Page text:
Photographer of the Week: Carmen de Vos

Dutch photographer Carmen de Vos describes her work as ‘slow’.

She photographs her ‘odd stories’ using resolutely old-school technology: Polaroid cameras and out-of-date film, with filters she made herself to give the results a bleached-out, defocussed impression.

As she puts it herself, albeit in the third person:

She’s not in control. She fights the material. She plans, stages and directs but the decayed chemistry and off-focus lenses add their magic. All by themselves. Which merrily surprises her. Or ruins her image. This battle attracts her as much as it frustrates her. She loves to create within these limitations, to try to produce the best possible image within the narrow circumstances given. Luckily, she’s a sucker for imperfections.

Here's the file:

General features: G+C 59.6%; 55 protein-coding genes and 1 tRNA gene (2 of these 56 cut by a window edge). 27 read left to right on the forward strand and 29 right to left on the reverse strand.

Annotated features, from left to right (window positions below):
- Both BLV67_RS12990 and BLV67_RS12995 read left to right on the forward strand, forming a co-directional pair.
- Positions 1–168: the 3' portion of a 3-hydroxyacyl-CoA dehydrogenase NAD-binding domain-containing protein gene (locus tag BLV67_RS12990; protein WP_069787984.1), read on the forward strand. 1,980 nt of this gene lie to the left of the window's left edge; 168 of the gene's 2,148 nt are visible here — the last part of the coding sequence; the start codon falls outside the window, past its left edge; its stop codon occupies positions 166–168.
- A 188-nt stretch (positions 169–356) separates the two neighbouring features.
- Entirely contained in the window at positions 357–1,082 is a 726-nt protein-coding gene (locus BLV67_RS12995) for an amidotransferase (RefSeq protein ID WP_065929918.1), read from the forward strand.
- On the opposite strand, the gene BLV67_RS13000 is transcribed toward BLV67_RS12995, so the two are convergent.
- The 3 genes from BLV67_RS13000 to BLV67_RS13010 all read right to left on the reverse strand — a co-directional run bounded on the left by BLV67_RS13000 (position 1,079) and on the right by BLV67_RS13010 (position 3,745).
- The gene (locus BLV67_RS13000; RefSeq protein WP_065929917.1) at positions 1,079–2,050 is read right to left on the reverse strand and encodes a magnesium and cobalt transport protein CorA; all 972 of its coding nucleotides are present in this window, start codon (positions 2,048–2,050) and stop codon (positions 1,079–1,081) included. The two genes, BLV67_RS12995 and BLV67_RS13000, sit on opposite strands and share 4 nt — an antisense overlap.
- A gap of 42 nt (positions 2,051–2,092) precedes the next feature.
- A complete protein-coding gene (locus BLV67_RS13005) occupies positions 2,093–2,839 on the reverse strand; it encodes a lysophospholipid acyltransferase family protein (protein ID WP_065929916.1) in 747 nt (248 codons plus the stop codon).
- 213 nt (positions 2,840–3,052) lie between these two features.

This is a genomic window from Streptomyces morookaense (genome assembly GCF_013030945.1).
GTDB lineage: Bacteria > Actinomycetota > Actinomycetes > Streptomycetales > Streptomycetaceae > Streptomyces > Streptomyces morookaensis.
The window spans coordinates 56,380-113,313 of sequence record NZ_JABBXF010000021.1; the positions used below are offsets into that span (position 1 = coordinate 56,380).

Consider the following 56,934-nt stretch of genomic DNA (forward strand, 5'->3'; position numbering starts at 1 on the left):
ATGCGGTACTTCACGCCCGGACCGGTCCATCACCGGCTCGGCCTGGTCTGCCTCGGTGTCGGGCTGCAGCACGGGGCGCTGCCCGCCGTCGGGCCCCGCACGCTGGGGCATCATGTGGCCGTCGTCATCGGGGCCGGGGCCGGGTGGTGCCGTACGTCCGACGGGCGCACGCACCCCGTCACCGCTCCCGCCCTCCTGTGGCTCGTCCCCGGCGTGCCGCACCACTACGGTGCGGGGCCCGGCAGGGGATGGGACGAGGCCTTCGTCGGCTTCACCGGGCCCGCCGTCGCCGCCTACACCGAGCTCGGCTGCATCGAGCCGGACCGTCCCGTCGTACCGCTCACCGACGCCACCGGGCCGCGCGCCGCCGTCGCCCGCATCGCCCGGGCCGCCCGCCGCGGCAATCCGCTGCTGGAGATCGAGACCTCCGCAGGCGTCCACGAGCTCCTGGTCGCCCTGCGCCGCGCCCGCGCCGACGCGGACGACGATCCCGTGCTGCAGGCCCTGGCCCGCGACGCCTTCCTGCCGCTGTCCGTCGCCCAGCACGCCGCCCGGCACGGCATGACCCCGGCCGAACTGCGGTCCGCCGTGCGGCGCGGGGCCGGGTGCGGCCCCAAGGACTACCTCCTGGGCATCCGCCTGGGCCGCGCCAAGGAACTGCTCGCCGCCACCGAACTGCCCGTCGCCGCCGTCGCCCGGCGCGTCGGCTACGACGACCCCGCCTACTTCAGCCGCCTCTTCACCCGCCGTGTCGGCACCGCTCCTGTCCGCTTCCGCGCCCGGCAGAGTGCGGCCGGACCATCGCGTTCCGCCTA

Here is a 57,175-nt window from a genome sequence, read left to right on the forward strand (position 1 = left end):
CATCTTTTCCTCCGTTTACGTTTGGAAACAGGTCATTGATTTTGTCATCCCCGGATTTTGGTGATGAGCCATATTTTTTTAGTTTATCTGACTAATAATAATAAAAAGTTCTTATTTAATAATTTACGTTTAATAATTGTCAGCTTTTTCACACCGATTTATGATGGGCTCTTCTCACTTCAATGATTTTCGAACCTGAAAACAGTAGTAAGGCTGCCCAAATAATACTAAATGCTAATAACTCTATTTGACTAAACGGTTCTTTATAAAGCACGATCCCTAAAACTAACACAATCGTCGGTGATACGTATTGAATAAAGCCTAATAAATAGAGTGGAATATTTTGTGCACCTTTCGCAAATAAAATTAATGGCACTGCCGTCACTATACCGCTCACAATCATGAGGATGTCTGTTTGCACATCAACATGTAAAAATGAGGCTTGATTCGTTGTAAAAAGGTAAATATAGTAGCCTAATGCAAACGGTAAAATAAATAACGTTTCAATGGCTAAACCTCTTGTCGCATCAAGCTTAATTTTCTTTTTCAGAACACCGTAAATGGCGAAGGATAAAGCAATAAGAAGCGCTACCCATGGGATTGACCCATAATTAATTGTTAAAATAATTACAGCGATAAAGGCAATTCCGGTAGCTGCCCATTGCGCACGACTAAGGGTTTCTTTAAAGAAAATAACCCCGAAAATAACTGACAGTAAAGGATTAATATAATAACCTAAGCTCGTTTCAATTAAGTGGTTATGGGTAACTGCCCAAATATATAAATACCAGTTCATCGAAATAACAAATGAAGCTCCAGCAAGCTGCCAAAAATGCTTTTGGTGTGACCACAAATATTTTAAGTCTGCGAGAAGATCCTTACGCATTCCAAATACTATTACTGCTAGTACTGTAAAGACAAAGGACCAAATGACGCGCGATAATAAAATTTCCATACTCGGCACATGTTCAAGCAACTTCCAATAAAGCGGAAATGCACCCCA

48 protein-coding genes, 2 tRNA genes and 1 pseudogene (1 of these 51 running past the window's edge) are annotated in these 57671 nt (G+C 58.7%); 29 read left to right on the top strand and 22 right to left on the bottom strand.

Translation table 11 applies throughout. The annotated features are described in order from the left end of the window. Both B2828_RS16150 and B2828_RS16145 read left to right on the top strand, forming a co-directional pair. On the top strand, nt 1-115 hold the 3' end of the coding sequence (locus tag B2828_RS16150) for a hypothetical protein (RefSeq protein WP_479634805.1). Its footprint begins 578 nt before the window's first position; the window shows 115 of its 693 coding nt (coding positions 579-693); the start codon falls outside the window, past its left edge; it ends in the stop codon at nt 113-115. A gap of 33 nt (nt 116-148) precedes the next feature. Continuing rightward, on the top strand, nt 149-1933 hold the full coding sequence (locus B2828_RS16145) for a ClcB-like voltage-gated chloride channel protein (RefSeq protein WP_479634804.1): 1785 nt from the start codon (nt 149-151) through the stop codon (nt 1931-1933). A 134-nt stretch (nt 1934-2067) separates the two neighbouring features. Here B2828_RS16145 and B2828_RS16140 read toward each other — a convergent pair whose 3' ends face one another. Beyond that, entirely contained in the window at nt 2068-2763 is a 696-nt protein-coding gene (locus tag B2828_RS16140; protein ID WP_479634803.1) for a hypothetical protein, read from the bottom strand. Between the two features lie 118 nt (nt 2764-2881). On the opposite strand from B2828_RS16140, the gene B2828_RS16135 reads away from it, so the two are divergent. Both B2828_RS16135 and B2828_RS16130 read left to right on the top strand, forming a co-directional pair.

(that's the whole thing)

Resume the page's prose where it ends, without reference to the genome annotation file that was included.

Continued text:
The results have a time-capsule quality, as if they are amateur pictures that have turned up in some forgotten attic decades after they were taken.

And those very imperfections embody what she wants to hang onto as an artist: ‘real human contact, the slowness of being and creating, the tangibility of materials’.

Fetish subjects have been known to find their way through her lens:

And here’s an encounter with lingerie designer Murielle Victorine Scherre, who has found a novel way to show off her product:

If you are interested in Carmen de Vos’ work, please visit her website.

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